|CHECK Dormancy Table to SEE WHAT'S GROWING & WHAT'S DORMANT
We remove some of the soil when we ship. There are usually no issues with a plant out of soil or kept dry for a week or more. When you receive your plants, put them into a pot with moist soil. Give the roots opportunity to reachdown for water. Please check to see if your plants should be watered at the time of year you purchase. Some don't get a lot of water in winter and some not a lot of water in summer. How often you water depends on how quickly your soil dries out. Most important, don't overwater. Water well and allow your plants to dry out. The photos on our website represent what plants look like when growing. We are not selling the plant in the photo. Whether your plant has flowers depends on whether it is flowering at that time. A pot may be one large plant or more than one plant. Plants grow at a different pace and different sizes so if you order 2 plants coming out of the same size pot, they may not be the same size.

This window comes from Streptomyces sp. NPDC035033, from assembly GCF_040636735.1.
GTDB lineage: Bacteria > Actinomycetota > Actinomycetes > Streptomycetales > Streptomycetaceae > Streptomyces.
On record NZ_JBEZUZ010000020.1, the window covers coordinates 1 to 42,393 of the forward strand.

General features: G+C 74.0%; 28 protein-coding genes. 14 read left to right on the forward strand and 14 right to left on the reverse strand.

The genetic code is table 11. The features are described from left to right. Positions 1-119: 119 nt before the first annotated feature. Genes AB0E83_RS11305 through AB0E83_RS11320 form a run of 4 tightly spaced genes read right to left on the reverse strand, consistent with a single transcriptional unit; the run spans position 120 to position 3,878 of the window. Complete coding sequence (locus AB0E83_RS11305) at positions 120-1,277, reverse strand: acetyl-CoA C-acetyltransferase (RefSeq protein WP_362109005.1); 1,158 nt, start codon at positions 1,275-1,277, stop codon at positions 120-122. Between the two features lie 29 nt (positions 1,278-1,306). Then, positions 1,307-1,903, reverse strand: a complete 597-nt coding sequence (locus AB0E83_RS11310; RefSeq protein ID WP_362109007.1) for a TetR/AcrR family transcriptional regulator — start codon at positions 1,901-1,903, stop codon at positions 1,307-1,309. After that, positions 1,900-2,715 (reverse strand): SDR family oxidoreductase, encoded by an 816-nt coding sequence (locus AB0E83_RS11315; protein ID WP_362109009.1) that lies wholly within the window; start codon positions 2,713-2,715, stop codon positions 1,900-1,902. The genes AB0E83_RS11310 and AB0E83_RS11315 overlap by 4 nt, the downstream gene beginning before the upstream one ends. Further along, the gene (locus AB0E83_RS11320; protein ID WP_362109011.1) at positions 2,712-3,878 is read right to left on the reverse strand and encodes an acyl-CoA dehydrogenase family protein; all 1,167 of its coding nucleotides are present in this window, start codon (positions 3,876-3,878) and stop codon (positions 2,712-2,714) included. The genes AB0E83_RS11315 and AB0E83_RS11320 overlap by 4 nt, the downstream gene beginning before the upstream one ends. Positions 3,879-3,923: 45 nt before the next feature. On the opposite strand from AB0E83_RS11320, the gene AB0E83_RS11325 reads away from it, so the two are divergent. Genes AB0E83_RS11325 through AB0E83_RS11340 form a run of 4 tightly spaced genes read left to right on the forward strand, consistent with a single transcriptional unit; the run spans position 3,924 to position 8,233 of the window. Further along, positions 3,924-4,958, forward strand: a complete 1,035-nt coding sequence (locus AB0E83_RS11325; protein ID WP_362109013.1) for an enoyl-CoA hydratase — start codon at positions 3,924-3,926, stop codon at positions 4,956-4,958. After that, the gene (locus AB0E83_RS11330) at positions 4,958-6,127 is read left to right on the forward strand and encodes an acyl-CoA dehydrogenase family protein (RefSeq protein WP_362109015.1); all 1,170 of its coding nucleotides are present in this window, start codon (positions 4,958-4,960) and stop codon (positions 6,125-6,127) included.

|Winter hardy to USDA Zones 10-12. Grow well indoors in a soil-based potting mix. Bright indirect light or in sunny areas with some afternoon shade. Water regularly during the growing season, allowing the soil to dry out between waterings. Avoid overwatering. Reduce watering from fall to late winter. This plant may be taken outside in spring after last frost date and brought back inside in fall. Prune to shape as needed.Ficus benjamina, commonly called weeping fig, is native from India to northern Australia. It is a broadleaf evergreen tree that grows to 50’ tall. It is widely grown in the tropics as an ornamental tree or hedge. For many years, it has been an extremely popular indoor houseplant because of its attractive shape and tolerance for a variety of growing conditions. Houseplants are more often grown in the 2-10’ tall range. Pale brownish trunk with a dense cone of foliage. Trunks are sometimes braided for ornamental interest. Glossy, pointed, oval to elliptic leaves (to 4” long). Twigs arch gracefully. Stems have milky sap. This tree rarely flowers or fruits indoors. Even if flowers were produced, fruit production would still be unlikely in large part because of the absence of the necessary pollinating wasps. Genus name comes from the Latin name for Ficus carica the edible fig. This information is from the Missouri botanical garden website|